Illustration by Jensen Bernard
On a recent trip to Carowinds, Dylan Dickerson came to the realization that he is terrified of rollercoasters. Interestingly enough, he uses the same term to describe some of the best moments on Dear Blanca’s newest release, Perched.
“Long story short, there were a lot of big changes happening in the band while making this record, and we wanted the album to reflect the kind of emotional upheaval that the band was experiencing,” Dickerson explained. “You’ll hear triumphant moments and you’ll hear chaotic moments. It’s a rollercoaster.”
Perched is the third studio album by Dear Blanca, which consists of Dickerson on vocals and guitar, Cam Powell on bass, Alex McCollum on guitar and Marc Coty on drums. Lyrically, Dickerson said he was inspired by shifting perspectives, and wanted the songs to reflect “vignettes giving brief glimpses into the lives of various characters.”
“It’s sort of an exploration of the idea of social voyeurism,” he explained. “Hence why there are a few references to the Alfred Hitchcock film Rear Window sprinkled through the record.”
Musically, the band wanted the record to be representative of their live performances, while using the studio as a tool to expand their sound. While there was lots of apprehension about releasing an album during Covid, Dear Blanca decided to go ahead and release Perched, even if that meant not being able to give the album a proper tour.
“It was scary putting [the new album] out in the COVID era,” Dickerson said, after describing the long amount of time put into writing, workshopping and recording Perched. “But we felt like we’d waited so long already. And if we couldn’t play the songs for everybody, we wanted to give them the record to listen to in the meantime. It was intimidating, but it feels like the right choice to go ahead and get it out there.”
The term “rollercoaster” can also be used in regards to Columbia’s local music scene during the COVID-19 crisis; it’s been terrifying for many bands who haven’t been able to tour to promote their music, and the future of the industry is still uncertain.
“I’ve seen artists having to be particularly creative to find outlets to get their music out there, which is what inspired us to do a beer release and listening party,” Dickerson said. As one half of "Comfort Monk," a podcast focusing on local music that Dickerson formed with Eddie Newman this past February, he said that he finds it inspiring that musicians have been finding ways to stay creative within the confines of this new, COVID-based music world.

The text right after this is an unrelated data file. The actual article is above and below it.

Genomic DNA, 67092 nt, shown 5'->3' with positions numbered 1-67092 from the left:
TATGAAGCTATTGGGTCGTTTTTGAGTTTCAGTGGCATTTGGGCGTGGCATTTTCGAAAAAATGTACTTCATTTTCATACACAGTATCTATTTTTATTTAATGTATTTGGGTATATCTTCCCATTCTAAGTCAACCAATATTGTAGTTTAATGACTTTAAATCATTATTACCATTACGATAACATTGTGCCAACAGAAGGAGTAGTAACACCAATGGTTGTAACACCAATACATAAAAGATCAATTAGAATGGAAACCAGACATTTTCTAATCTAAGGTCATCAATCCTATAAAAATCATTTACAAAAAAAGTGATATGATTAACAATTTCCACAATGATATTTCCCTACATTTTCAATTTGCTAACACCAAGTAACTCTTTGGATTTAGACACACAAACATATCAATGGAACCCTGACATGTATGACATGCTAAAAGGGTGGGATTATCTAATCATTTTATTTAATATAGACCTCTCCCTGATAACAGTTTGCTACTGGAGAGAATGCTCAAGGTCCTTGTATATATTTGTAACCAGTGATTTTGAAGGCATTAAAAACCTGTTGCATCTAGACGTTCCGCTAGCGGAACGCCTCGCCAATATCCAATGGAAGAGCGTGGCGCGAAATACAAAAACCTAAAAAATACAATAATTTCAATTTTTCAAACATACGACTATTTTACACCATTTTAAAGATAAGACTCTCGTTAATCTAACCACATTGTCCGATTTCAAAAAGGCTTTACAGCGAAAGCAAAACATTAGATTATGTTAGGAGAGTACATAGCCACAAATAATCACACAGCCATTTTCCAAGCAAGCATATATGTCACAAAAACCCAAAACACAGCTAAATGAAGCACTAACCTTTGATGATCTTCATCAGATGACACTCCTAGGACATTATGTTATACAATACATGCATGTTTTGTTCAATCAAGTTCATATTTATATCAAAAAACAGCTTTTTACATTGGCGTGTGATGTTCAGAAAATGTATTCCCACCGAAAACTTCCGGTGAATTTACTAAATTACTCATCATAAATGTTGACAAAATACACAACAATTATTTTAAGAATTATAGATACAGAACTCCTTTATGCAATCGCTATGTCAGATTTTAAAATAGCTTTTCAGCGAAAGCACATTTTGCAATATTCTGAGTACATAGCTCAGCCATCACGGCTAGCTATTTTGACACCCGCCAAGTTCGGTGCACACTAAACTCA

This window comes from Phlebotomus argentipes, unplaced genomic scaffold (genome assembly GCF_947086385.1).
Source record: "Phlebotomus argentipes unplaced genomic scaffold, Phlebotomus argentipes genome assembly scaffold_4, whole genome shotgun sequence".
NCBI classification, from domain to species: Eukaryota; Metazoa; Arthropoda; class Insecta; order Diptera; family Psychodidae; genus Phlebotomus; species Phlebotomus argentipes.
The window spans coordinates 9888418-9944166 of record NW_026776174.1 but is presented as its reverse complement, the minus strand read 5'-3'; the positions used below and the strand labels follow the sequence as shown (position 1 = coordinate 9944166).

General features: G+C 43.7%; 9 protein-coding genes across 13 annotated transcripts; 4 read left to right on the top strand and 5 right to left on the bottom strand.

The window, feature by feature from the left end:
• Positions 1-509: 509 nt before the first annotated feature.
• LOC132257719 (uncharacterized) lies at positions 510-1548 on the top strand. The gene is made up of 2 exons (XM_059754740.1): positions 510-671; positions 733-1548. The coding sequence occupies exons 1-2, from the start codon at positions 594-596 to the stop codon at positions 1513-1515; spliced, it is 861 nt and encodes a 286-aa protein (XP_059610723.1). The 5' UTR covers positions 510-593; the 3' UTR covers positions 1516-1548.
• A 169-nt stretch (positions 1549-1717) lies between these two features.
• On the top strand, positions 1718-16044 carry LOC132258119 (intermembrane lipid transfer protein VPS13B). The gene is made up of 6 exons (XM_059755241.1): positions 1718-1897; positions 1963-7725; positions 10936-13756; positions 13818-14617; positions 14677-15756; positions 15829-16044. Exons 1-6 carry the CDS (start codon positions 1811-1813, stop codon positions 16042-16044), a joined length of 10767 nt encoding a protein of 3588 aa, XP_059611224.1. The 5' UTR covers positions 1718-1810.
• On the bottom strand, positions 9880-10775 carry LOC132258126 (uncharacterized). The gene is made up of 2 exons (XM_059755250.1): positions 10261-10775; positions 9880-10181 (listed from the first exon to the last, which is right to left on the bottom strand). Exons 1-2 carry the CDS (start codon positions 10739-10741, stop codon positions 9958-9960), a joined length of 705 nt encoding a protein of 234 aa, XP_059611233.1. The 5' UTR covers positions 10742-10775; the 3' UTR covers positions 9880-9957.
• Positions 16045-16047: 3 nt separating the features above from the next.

“We knew we weren’t ready to try to do a show as we felt that would be hard to do responsibly,” Dickerson explained. “So we tweaked the idea to a sort of choose your own adventure event. You can hang out, have a beer, buy a record, eat some food. Or, if you’re not feeling being around people for quarantine-related reasons, we encouraged people to get a growler of beer to go and maybe hit the merch table on the way out. It was an experiment for sure, but it worked out nicely.”
The party itself, hosted at WECO Bottle and Biergarten in West Columbia, was a huge success. I attended with a few close friends to buy the album and while we all sat together at a table, sipping the Comfort Monk-inspired beer by Hazelwood Brewing, I couldn’t help but feel inspired in terms of the uncertain future surrounding the music industry. I mean, sure; we weren’t able to watch a live show, social distancing and masks were required for everyone’s safety, and I managed to go through my entire travel-sized bottle of hand sanitizer in a single night. But there was a renewed sense of community that has always been present in Columbia’s music scene, which is something I’ve personally missed the most about the quarantine-hiatus from live music. Just by witnessing people come together for the sake of supporting their friends’ music, while continuing to be respectful by social distancing in wake of the pandemic at hand, felt reminiscent of when everything was normal.
While COVID-19 has been a major rollercoaster for the music scene, it was nice to have a moment to feel like eventually we’ll find a way to slow down.